Beneficial moisture favors the eastern Corn Belt
Across the Corn Belt, cool, dry weather covers the upper Midwest. Meanwhile, widespread rain is falling across the southern and eastern Corn Belt, temporarily curtailing final harvest efforts. On November 22, the corn harvest was 96% complete in Indiana, along with 92% in Wisconsin and 91% in Michigan. On that date, Ohio (87% harvested) was the only Midwestern State with more than one-tenth of its corn still standing.
On the Plains, Tuesday’s thunderstorms resulted in localized wind and hail damage in Kansas, Oklahoma, and Texas. Early Wednesday, dry weather has returned across the central and southern Plains, except for lingering precipitation in eastern Kansas and environs. On November 22, prior to the recent precipitation, topsoil moisture was rated more than one-half very short to short in each of the Plains States except Oklahoma, hampering winter wheat establishment in some areas.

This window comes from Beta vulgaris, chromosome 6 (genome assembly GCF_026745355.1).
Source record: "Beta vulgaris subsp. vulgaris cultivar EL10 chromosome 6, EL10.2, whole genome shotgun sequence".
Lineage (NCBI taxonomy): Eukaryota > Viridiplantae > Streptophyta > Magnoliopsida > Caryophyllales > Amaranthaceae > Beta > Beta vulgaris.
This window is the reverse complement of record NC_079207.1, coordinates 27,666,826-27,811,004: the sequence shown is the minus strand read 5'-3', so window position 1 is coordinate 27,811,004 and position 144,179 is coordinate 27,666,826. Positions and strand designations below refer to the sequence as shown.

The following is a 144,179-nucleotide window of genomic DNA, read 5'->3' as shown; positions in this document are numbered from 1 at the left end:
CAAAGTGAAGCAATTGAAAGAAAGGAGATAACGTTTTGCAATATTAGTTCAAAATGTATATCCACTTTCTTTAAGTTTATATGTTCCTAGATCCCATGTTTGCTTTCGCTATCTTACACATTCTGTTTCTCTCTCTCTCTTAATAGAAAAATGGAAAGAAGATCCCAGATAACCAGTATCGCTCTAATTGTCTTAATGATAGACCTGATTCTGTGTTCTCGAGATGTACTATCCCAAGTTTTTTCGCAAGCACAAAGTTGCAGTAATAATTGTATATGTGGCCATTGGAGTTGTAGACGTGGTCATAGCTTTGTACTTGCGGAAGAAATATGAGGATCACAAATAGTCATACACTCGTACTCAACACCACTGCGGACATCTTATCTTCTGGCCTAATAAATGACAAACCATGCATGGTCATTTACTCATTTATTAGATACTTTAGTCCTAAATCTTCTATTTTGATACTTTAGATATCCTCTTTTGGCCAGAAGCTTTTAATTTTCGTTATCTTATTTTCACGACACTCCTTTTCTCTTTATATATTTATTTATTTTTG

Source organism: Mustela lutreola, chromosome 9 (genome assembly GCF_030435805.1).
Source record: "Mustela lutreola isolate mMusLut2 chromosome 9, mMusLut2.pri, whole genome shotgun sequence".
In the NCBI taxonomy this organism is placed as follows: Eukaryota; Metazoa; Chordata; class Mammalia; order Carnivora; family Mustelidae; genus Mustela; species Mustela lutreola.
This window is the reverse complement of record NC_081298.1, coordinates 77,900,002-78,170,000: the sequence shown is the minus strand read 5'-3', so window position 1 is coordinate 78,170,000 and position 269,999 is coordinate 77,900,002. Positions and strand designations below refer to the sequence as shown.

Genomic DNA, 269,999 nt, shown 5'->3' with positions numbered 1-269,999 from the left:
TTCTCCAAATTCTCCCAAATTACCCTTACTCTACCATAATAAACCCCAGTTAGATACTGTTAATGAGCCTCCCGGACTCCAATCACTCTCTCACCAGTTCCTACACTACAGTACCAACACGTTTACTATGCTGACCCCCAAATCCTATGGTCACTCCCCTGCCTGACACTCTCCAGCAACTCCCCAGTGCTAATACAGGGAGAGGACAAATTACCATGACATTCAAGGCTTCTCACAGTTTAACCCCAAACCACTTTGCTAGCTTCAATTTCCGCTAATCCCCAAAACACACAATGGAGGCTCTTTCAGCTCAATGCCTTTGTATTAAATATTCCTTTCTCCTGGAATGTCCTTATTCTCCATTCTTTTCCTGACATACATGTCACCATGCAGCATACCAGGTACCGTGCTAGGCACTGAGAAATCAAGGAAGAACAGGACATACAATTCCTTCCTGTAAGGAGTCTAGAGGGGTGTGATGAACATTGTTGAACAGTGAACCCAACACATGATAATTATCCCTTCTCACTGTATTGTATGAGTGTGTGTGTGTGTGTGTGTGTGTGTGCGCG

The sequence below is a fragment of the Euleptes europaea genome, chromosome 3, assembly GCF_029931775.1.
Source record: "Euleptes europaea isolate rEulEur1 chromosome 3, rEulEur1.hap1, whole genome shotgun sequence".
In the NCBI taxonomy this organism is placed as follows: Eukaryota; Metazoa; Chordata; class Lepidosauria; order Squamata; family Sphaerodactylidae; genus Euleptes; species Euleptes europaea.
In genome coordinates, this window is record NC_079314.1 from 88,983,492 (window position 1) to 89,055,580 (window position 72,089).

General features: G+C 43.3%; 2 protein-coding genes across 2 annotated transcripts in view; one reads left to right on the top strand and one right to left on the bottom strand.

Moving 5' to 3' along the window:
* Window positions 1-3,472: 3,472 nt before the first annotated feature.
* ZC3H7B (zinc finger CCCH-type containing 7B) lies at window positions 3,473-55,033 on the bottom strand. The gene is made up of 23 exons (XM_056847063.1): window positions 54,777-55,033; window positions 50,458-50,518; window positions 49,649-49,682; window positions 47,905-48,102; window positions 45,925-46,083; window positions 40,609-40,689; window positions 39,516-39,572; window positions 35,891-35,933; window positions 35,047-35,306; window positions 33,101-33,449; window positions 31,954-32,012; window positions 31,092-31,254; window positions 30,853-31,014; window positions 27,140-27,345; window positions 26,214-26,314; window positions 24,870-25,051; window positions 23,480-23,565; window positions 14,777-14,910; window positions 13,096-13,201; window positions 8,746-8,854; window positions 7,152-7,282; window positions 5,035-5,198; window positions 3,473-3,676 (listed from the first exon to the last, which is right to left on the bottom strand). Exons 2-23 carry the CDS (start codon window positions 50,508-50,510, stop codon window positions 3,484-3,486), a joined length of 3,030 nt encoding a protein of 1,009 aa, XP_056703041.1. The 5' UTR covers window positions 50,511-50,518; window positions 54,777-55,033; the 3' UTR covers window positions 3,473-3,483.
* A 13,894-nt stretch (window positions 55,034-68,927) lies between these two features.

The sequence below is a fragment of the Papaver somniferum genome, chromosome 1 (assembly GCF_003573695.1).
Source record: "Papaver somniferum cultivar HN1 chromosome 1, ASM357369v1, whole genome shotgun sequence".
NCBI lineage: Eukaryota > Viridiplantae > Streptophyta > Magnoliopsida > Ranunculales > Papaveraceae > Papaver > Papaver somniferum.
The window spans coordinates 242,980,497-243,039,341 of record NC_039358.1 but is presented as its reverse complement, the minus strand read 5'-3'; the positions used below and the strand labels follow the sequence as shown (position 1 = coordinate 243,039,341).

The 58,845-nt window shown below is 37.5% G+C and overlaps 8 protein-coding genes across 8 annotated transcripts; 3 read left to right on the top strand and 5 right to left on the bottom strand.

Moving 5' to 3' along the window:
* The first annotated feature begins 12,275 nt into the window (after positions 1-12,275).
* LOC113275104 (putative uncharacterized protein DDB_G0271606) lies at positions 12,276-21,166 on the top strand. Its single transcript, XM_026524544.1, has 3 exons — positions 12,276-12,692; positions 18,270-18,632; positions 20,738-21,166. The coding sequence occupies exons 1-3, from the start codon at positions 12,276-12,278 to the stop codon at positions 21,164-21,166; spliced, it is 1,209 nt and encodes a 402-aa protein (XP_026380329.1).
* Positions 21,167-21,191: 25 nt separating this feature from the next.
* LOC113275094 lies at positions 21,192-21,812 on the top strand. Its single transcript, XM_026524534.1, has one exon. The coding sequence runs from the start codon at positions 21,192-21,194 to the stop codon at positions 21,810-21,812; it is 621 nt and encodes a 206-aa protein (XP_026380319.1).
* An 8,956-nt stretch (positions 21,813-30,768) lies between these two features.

In the South, mild, dry weather in the southern Atlantic States favors late-autumn fieldwork, including winter wheat planting and cotton, peanut, and soybean harvesting. Farther west, however, showers and thunderstorms are sweeping across the lower Mississippi Valley, trailed by cooler air.
In the West, most areas are experiencing dry weather. However, a new Pacific storm system arriving across the Northwest is producing scattered rain and snow showers. Northwestern winter wheat continues to benefit from recent and ongoing topsoil moisture improvements, but very dry conditions persist farther south. On November 22, topsoil moisture was rated at least three-quarters very short to short in Colorado (87%), New Mexico (81%), Utah (75%), and California (75%).